How much peat moss to add to the garden?
- To use in the garden, apply a 2-3 inch layer of peat moss to the top 12″ of soil and then incorporate it.
- For containers and raised beds, place 1/3 peat mixed with potting soil or compost for starters.
- To grow plants from seeds, mix 50/50 peat moss with perlite or 1/3 each peat, perlite and soilless mix such as Quickroot. Sphaghum does not have enough nutrients on its own so you will need to fertilize them regularly depending on whichever type you are growing.
How to use Peat Moss? – Soil Amendments
Peat moss is a type of soil amendment that can be used in all types of gardens.
It comes from the decomposed remains of sphagnum bogs, and when applied to your garden it will break down into humus which provides nutrients for plants.
This means you don’t need to use fertilizers as often because they are now being taken care by peat moss instead.
Another benefit is that peat moss has a low pH level so it won’t affect how acidic your garden’s soil is; this makes them an excellent choice for those who have alkaline soils or want to keep their roots moist without adding more water than necessary.
Benefits of Adding Peat Moss to the Soil
- Excellent for increasing water retention in your soil. It can hold up to 20 times its weight in water.
- Good for holding onto nutrients in the soil.
- Good source of organic matter, which will slowly degrade over a year or two to feed your soil.
- Improves soil structure, promotes good drainage, and prevents compaction.
- Good for adding to acid-loving plants since it has a pH of 3.5 to 4.5.
- It is also naturally weed free.
Before Adding Peat Moss to the Soil
- Before using peat moss, you should measure your soil’s pH. You can use it to amend soils that are either alkaline or acidic-loving plants such as blueberries, but should not be used in “normal” types of soil where there is no high need for acidifying or alkalinizing components.
- Peat moss won’t work if it is dry. So you need to wet it before you use it in your soil. You can put peat moss in a bucket and add water, then stir. Wet the peat moss until a drop or two of water comes out when you squeeze the peat moss in your hand.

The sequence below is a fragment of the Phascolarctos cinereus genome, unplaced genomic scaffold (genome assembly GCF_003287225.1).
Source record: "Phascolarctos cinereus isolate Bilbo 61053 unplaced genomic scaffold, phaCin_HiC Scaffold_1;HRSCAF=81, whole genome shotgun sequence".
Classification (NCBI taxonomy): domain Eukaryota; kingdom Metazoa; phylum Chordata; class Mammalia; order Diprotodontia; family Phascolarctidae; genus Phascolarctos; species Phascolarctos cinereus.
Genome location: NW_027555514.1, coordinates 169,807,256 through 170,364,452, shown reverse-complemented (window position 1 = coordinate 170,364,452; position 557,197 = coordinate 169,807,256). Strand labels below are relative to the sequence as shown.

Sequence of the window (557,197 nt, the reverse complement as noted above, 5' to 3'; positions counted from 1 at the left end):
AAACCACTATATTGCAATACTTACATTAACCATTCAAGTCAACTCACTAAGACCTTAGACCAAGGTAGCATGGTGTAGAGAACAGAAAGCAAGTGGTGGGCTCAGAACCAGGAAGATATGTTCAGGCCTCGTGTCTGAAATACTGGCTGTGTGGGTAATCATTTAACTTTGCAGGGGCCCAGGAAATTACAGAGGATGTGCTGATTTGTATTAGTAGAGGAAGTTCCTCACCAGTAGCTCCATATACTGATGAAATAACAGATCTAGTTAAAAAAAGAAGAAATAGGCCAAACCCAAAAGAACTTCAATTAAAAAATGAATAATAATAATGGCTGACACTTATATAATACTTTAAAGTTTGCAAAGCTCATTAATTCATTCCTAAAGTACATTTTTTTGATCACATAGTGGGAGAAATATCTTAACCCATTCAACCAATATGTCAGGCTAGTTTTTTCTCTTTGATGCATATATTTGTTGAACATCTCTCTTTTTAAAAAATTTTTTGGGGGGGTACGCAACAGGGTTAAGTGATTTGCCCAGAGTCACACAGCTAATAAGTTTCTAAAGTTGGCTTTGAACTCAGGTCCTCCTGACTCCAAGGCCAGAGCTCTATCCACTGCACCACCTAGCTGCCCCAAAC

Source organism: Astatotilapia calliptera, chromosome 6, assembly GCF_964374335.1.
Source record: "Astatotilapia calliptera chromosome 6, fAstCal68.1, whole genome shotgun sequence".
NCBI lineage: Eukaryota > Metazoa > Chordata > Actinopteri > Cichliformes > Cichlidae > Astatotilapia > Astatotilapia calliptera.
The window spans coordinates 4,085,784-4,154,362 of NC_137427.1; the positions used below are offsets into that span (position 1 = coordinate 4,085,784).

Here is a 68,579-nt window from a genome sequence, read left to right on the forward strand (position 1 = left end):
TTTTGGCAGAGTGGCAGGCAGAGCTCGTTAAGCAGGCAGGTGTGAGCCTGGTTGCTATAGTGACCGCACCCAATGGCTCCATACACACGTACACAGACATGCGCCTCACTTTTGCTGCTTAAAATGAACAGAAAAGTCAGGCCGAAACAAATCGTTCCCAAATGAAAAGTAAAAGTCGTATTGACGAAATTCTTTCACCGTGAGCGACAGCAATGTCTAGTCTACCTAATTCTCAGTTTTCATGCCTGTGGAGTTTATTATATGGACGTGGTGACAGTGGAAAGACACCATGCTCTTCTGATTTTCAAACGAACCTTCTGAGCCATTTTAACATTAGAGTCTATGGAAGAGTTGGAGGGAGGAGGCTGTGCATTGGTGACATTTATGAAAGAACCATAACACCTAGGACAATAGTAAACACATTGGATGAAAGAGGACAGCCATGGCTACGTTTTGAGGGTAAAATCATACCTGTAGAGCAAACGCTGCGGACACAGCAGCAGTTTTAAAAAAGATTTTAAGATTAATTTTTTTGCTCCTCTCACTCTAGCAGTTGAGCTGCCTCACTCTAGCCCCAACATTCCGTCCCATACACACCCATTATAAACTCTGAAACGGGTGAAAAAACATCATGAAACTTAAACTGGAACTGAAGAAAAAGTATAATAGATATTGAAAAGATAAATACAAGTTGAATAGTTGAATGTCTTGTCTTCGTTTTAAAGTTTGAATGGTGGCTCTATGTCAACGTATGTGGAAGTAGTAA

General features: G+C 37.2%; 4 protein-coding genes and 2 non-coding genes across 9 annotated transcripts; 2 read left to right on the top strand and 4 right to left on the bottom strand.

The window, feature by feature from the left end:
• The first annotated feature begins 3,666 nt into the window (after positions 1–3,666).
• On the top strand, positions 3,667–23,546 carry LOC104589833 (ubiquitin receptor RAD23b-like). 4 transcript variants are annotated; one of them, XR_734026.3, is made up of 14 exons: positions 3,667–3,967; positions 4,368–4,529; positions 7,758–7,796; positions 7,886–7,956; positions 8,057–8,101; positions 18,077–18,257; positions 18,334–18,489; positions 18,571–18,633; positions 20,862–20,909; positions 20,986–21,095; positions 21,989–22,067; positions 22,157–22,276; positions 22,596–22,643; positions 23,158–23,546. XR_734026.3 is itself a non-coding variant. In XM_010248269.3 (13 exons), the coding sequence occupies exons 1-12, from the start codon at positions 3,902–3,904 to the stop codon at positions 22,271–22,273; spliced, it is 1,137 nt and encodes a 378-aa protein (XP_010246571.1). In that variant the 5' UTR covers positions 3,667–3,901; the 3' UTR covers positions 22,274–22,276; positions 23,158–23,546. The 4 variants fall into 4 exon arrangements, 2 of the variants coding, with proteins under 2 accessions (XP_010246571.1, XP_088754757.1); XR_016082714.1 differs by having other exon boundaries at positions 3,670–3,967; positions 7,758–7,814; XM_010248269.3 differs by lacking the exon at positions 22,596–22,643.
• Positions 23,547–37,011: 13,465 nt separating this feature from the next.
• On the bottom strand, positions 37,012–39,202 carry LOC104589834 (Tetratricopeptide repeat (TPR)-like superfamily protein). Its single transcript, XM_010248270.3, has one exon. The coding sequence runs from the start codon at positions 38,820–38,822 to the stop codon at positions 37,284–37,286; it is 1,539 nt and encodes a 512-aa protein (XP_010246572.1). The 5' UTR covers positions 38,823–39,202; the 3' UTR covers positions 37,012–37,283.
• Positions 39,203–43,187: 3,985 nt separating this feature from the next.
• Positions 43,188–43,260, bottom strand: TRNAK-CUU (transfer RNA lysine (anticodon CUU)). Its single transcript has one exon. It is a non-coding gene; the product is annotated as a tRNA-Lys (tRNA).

Suitable Peat Alternatives
Many people think that peat is a gardening necessity but it has only been popular for the last 20 years. That means that before that, there were other ways of amending soil. It’s worth considering whether these alternatives might be more suitable, given how long it takes peat bogs to replenish.
peat- this is a mixture of sphagnum and other materials such as sawdust, bark chips or rice husks. This can be used in the same way you would use regular peat moss to amend soil.
Shredded paper/cardboard – If your garden needs extra drainage because it’s too wet for example then shredded cardboard mixed with an organic material such as compost will provide that relief without introducing any weeds into your garden bed.
Ground up eggshells – You can make ground up eggshells by running them through a blender until they are finely powdered and add them to increase how acidic your soil is. The downside is that these need replacing every year so there might not be enough time before they disintegrate.
Loremeaves, Mulch, and Sand
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Perlite is another little-known tool that has made gardening a dream for me, and has rescued me from many tricky situatioations.
Perlite is a white, light rock-like material that looks like little puffs of popcorn. You can buy it in bags for use at home or you might find peat moss and perlite mixed together to sell as potting soil mix.
One final option is vermiculite, which is often used interchangeably with perlite in conversation – but they are not in fact the same. another one you might see in potting soil mix.
For the non-gardeners, perlite is what they use to “lighten” concrete and make it more insulating.
Coconut coir is another thing that you can put in the soil to make it better. The outside fibers of coconut shells are what it is made of. You can also put in perlite and cement, which will make the bricks lighter.
Should You Ever Use Peat?
Use peat moss in your garden to amend soil. It is better than a lot of synthetic products because it will not introduce weeds into your garden bed, and neutralizes the pH levels of either alkaline or acidic-loving plants such as blueberries. So how much peat moss should you use?
Peat Moss won’t work if it’s dry so you need to wet it before using it in your soil. You can put peat moss in a bucket with water then stir until there are a few drops when squeezed out of hand. Suitable alternatives include composite, shredded paper/cardboard, ground up eggshells, perlite (which is also used for insulation), cementoconut coir which has fibers from coconut shells.